If you get people who think the old way is the best way and shouldn’t be changed, you need to take a constructive approach.

“I like to challenge them by asking, ‘Are you getting the results that you want with the way you’re doing it today?’” Chambers says. “Here are some examples that I have used in other companies I’ve worked for and it seems to have worked. What do you think about that? How about if we try changing what we’re doing now? You get them off of, ‘That’s the way we’ve always done it and that’s the way we want to do it.’”

In these ongoing difficult economic times, many people view change through the prism of how it might affect their job security. Chambers is confident that his team feels secure and knows his primary goal is to ensure that his people have the resources they need to do their jobs.

But he understands why employees get nervous about their future. He says the best way to ease those fears is to encourage employees to work hard.

“What we always emphasize is there are no guarantees for anyone in any job,” Chambers says. “It’s important to work hard and try to develop yourself and learn new skills and have opportunities to progress in the organization. That’s really on them. They have to demonstrate their worth to the company.

“If you do a good job and show up every day and do all the right stuff, it’s pretty assured that you’re going to be valued by the organization. That’s what everybody should do as they approach every day at work. How can I help the organization and work as hard as I can?”

It’s a question you need to ask yourself too. And as you’re getting around and talking to people and making things happen, you can’t forget to give yourself time to do your job.

“It’s finding balance in your schedule,” Chambers says. “If you find you’re doing nothing but putting out fires every day, you’re really not serving the goal of forward-thinking. I read a management book once and one of the biggest recommendations was there have to be chunks of time in your schedule every day in which you get time to think.”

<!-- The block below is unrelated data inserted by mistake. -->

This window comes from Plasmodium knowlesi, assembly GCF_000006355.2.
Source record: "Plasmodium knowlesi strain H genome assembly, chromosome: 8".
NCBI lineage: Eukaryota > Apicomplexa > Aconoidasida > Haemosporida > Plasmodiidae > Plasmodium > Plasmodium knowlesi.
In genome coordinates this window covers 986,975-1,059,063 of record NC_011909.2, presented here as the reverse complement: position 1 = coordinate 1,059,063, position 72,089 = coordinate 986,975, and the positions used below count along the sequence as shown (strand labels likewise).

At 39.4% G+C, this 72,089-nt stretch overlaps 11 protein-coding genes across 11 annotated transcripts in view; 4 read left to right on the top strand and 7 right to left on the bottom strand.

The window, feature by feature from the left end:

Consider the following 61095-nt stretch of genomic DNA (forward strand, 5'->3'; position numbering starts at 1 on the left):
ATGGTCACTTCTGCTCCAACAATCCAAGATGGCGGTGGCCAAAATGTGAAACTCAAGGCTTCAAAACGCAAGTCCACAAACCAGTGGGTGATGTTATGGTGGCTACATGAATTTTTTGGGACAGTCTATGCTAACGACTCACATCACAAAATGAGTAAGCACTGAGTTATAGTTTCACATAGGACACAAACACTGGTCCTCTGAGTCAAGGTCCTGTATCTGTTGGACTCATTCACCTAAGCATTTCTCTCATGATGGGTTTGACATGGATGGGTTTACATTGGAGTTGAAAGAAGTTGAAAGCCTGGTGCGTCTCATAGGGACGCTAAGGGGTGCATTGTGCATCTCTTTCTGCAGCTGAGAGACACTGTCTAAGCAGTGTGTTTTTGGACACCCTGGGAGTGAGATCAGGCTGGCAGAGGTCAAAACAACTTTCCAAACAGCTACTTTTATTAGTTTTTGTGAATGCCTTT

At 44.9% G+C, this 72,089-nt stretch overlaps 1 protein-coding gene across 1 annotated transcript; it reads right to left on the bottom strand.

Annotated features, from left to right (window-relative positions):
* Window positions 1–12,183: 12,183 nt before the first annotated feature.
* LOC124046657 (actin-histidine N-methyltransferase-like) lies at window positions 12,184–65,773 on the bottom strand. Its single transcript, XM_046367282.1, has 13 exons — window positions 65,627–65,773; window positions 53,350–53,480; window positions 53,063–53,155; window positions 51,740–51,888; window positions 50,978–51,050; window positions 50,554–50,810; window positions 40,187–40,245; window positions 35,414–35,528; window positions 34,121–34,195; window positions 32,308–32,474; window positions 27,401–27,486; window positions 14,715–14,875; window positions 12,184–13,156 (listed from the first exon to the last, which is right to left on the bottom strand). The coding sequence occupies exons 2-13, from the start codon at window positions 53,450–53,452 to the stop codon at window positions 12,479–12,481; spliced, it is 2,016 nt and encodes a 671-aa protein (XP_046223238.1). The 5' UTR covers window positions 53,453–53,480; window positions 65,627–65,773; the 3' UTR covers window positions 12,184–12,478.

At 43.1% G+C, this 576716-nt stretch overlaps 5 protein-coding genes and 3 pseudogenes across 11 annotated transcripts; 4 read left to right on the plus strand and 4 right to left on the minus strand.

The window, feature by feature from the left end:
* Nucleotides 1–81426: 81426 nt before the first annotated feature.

In other words, if you’re always in a meeting or on the phone or analyzing a sales report, you could be neglecting a big-picture topic that you need to be thinking about. You have a leadership team for a reason.

“Sometimes you have to leave it up to them to be the ones who are doing the day-to-day management,” Chambers says. “There’s no way the president or CEO of the company can do both of those. Otherwise they are doing a disservice if they are not focusing on what their leadership role is for the organization.” <<

How to reach: Molina Healthcare of California,

(888) 665-4621 or


Richard Chambers, president, Molina Healthcare of California

The Chambers File

Born: Quincy, Mass.

Education: Bachelor’s degree in psychology, University of Virginia.

Why did you choose psychology?

I was feeling my way through and decided psychology sounded like something I was interested in. I was going to go on to law school after my undergraduate degree, but I ended up deciding to go work for the federal government and stayed for 27 years.

My whole working career has been working on the Medicaid program and health care for low-income populations.

Who has had the biggest influence on your life and why?

I would say my father. It was integrity and honesty and the importance of working hard. One of the things I always remember is he said it doesn’t matter what you do in life for a job, just make sure that when you’re finished doing it, you’ve made it better than the way you found it. That’s what I’ve tried to do with every organization I’ve been in. When I leave or change jobs, I want people to say it’s a better place for me having been there and people are better for having been there.

What one person would you really like to meet?

President Obama. He’s the leader of the United States and has probably the toughest job in the world. I’d love to understand what it means to sit in that position, what it means to be a leader and what lessons I could learn from him.